By Michelle McEwen, FACHE, President & CEO
It’s not an unfamiliar story . . . an elderly family member or friend has fallen and sustained a life-changing injury. In fact one in three adults over the age of 65 falls each year, according to the Centers for Disease Control (CDC). Further, 20 to 30 percent of them will suffer moderate to severe injuries that can impact their mobility and/or ability to continue living independently. Based on 2013 data, the CDC reports the cost of falls in older adults to be $34 billion annually.
Fall prevention in the hospital setting has been a key patient safety issue. Three years ago Speare Memorial Hospital signed on with the Partnership for Patients; a national and statewide effort to reduce preventable harm (unintentional injury that could have been prevented) in hospitals. It’s an initiative supported by both the American Hospital Association and Centers for Medicare and Medicaid Services, and demonstrates our commitment to quality and safety.
At Speare, patients believed to be at risk for falling are identified in many ways. As yellow is viewed as a universal color of caution, patients wear a yellow wrist band noting they are at risk for falling. They are also outfitted with yellow socks that have slip-free grips on the bottom. Additionally, a yellow leaf is affixed to the doorway outside their rooms—it is called our Falling Leaf program and another visible indicator that the patient within is at risk for a fall. Together these visible indicators alert anyone—doctor, nurse, food service provider, housekeeping, etc.—to be mindful and seek help if a patient may be at an immediate risk for falling.
However, falls in the healthcare setting are only part of the issue. The CDC reports that emergency departments annually treat about 2.5 million nonfatal fall injuries among older adults; more than 30%, or about 734,000 of these patients have to be hospitalized. For patients and their families, a fall is more than just a physical challenge to overcome, but a financial and emotional one as well. In addition to the significant medical rehabilitation and recovery costs associated with getting a loved one back on their feet, a fall raises a lot of questions and concerns: “Will I fall again? Is dad using his walker properly? Should mom continue to live alone?”
Given over 15% of the population in our central New Hampshire towns is 65 or older, and growing, fall prevention in older adults is a topic healthcare providers, patients and their families should be addressing. A physical or occupational therapist can conduct a balance assessment to assess a person’s potential fall risk, identify underlying contributing factors and recommend balance and strength exercises to help reduce the risk. Our local rehabilitation specialists note that in many cases, it is the patients themselves who make an inquiry about balance issues, as they realize something isn’t quite right and are concerned they might fall.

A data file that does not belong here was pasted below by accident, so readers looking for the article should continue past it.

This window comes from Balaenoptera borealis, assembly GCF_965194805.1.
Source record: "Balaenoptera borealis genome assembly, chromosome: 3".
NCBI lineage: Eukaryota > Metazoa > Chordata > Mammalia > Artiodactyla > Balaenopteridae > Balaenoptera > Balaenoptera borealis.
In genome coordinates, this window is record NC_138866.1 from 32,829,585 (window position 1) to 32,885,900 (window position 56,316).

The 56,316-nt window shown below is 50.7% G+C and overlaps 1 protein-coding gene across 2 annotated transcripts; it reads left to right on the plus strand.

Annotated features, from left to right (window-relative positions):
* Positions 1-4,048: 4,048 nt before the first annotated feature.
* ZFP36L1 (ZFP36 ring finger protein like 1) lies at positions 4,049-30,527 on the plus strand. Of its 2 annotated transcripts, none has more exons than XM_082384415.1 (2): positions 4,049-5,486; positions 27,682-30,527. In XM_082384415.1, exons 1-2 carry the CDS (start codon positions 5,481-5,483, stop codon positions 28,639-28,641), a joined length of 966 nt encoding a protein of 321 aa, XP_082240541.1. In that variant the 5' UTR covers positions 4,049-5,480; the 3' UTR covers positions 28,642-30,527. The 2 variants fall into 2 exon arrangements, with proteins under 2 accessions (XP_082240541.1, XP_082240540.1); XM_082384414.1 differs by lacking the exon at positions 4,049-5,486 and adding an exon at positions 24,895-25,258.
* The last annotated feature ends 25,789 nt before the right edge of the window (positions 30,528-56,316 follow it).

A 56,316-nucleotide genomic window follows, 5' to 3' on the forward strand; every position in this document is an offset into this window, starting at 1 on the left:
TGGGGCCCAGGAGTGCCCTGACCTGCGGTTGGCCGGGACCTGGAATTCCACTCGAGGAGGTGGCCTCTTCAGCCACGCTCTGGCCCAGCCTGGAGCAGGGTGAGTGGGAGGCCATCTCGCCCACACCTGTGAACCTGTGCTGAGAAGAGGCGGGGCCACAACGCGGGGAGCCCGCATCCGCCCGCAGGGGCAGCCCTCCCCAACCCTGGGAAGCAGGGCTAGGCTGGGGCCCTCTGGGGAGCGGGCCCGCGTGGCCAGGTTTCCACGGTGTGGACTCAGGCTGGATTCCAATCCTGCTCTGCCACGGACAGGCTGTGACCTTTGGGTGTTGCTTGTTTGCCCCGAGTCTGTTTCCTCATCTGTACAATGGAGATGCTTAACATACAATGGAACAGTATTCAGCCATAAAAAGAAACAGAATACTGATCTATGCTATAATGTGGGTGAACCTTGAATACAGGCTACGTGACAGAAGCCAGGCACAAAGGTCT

A fear of falling itself can be a major contributing factor in fall risk among older adults. This fear can be compounded by a person choosing to be less active, which leads to decreased physical strength and stamina, both of which could lead to an actual fall.
Likely factors to contribute to a fall:
- a previous fall
- balance issues
- level of consciousness
- ability to walk and toilet independently
- side effects of medications
- underlying diseases/conditions
- using assistive walking devices properly
This is why the conversation between patients, their families and providers is critical to helping older adults understand and address specific safety issues contributing to their individual risk for a fall. While each person’s situation is going to be different, a good place to start is by taking preventative measures in the home
The CDC offer the following checklist:
- Remove things that can be tripped over (such as papers, books, clothes, and shoes) from stairs and high traffic areas in the home.
- Install handrails and lights on all staircases.
- Remove small throw rugs or use double-sided tape to keep the rugs from slipping.
- Keep items used often in cabinets so they can be reached easily without using a step stool.
- Put grab bars inside and next to the tub or shower and next to the toilet.
- Use non-slip mats in the bathtub and on shower floors.
- Improve the lighting in the home. As we get older, we need brighter lights to see well. Hang lightweight curtains or shades to reduce glare.
- Wear shoes both inside and outside the house. Avoid going barefoot or wearing slippers.
Just as the African proverb says, “it takes a whole village to raise a child,” it takes a community – both inside the healthcare setting or at home – to help prevent falls in older adults. By working together as healthcare providers, at-home caregivers and/or senior-based programming centers, we can reduce falls among older adults, helping them to live fuller, more active lives.